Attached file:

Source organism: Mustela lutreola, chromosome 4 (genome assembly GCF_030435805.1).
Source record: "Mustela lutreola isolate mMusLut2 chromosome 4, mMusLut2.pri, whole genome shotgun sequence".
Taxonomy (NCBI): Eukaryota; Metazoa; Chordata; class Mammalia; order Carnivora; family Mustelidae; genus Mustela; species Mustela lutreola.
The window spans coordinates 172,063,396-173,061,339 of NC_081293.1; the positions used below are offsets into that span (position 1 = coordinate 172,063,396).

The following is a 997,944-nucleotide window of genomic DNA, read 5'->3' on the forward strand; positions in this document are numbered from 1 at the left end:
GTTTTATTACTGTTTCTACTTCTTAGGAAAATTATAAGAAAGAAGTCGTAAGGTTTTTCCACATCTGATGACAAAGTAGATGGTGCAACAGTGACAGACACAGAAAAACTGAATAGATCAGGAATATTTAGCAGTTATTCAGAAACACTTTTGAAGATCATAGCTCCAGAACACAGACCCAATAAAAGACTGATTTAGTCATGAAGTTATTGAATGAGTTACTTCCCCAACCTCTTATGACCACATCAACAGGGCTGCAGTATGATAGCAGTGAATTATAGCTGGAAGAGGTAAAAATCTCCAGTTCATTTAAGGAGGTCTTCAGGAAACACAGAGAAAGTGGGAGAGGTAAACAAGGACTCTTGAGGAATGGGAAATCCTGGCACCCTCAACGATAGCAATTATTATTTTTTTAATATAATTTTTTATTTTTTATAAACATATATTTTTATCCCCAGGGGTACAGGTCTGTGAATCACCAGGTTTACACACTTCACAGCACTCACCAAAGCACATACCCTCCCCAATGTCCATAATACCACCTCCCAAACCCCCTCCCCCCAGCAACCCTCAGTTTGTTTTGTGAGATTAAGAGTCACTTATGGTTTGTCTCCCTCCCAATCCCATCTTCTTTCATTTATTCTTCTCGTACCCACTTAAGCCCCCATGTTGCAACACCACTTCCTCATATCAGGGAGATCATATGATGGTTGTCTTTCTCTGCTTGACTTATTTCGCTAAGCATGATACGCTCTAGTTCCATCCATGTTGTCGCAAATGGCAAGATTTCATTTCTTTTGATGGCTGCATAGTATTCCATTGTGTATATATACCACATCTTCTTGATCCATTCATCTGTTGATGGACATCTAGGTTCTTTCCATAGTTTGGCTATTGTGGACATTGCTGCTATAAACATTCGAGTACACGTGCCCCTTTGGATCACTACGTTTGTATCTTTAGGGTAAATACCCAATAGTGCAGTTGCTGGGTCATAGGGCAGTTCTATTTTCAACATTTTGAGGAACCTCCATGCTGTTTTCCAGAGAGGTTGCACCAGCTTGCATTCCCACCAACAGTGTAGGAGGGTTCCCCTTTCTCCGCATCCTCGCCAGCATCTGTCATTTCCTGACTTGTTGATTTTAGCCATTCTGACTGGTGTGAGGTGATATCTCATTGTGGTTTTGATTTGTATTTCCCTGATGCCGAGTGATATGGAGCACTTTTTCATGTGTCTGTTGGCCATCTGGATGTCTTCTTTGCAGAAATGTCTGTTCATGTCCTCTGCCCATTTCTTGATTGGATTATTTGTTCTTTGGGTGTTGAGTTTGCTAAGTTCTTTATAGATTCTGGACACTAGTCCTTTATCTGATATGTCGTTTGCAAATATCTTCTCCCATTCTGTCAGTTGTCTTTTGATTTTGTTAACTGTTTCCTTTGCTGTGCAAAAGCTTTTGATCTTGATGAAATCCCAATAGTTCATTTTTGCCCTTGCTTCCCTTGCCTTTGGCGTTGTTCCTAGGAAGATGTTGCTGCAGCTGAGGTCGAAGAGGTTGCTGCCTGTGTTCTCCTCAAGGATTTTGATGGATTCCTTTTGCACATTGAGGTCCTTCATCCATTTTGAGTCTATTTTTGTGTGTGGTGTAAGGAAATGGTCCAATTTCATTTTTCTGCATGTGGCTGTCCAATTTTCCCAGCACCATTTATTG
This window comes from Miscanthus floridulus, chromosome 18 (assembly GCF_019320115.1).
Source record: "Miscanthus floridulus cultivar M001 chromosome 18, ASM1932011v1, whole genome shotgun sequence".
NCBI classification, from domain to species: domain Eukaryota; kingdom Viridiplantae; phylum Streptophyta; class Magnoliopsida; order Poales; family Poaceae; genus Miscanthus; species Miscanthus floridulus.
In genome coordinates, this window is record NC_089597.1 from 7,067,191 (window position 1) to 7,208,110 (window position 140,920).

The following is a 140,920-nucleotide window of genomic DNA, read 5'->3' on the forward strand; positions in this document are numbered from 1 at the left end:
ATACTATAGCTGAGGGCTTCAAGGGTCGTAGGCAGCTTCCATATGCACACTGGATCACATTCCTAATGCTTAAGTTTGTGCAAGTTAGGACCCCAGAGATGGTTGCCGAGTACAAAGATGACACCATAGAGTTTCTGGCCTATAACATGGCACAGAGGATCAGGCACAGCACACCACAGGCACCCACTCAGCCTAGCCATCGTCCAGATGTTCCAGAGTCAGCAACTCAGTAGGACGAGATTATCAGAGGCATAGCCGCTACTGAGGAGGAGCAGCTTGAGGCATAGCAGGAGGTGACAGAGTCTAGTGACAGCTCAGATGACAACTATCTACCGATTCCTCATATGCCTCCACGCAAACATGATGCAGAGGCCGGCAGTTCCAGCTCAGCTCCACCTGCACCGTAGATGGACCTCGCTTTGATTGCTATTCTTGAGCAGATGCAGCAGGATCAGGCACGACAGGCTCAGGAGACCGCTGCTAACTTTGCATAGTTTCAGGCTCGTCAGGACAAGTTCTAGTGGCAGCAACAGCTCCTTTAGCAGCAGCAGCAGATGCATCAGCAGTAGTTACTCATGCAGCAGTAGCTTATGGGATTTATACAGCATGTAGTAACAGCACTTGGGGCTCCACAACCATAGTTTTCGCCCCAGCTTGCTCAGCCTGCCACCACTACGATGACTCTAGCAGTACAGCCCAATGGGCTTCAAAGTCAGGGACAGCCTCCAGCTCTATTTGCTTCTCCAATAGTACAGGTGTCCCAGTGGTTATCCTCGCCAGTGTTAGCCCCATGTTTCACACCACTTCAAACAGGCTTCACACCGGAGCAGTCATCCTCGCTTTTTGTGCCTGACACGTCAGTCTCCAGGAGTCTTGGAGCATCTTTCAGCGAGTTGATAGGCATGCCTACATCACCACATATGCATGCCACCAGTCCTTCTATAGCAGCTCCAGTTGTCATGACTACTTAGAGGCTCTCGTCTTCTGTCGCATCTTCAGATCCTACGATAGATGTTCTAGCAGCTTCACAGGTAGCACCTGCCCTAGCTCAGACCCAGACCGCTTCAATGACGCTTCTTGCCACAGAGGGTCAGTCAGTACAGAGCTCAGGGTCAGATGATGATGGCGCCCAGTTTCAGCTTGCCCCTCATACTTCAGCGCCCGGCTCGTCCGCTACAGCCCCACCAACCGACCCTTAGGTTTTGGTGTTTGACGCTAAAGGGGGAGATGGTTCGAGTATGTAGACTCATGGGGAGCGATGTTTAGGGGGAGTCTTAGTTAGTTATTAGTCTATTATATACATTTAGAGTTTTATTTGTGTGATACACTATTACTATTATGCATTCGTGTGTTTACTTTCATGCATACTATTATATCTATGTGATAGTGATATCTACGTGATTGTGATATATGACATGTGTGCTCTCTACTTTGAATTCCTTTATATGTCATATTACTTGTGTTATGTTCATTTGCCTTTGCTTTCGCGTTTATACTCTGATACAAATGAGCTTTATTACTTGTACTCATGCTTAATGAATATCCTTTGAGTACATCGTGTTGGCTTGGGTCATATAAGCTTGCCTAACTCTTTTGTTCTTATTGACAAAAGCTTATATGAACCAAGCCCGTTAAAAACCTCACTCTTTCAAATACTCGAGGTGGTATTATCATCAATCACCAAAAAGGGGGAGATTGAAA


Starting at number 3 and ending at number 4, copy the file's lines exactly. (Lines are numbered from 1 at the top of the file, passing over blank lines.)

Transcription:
Taxonomy (NCBI): Eukaryota; Metazoa; Chordata; class Mammalia; order Carnivora; family Mustelidae; genus Mustela; species Mustela lutreola.
The window spans coordinates 172,063,396-173,061,339 of NC_081293.1; the positions used below are offsets into that span (position 1 = coordinate 172,063,396).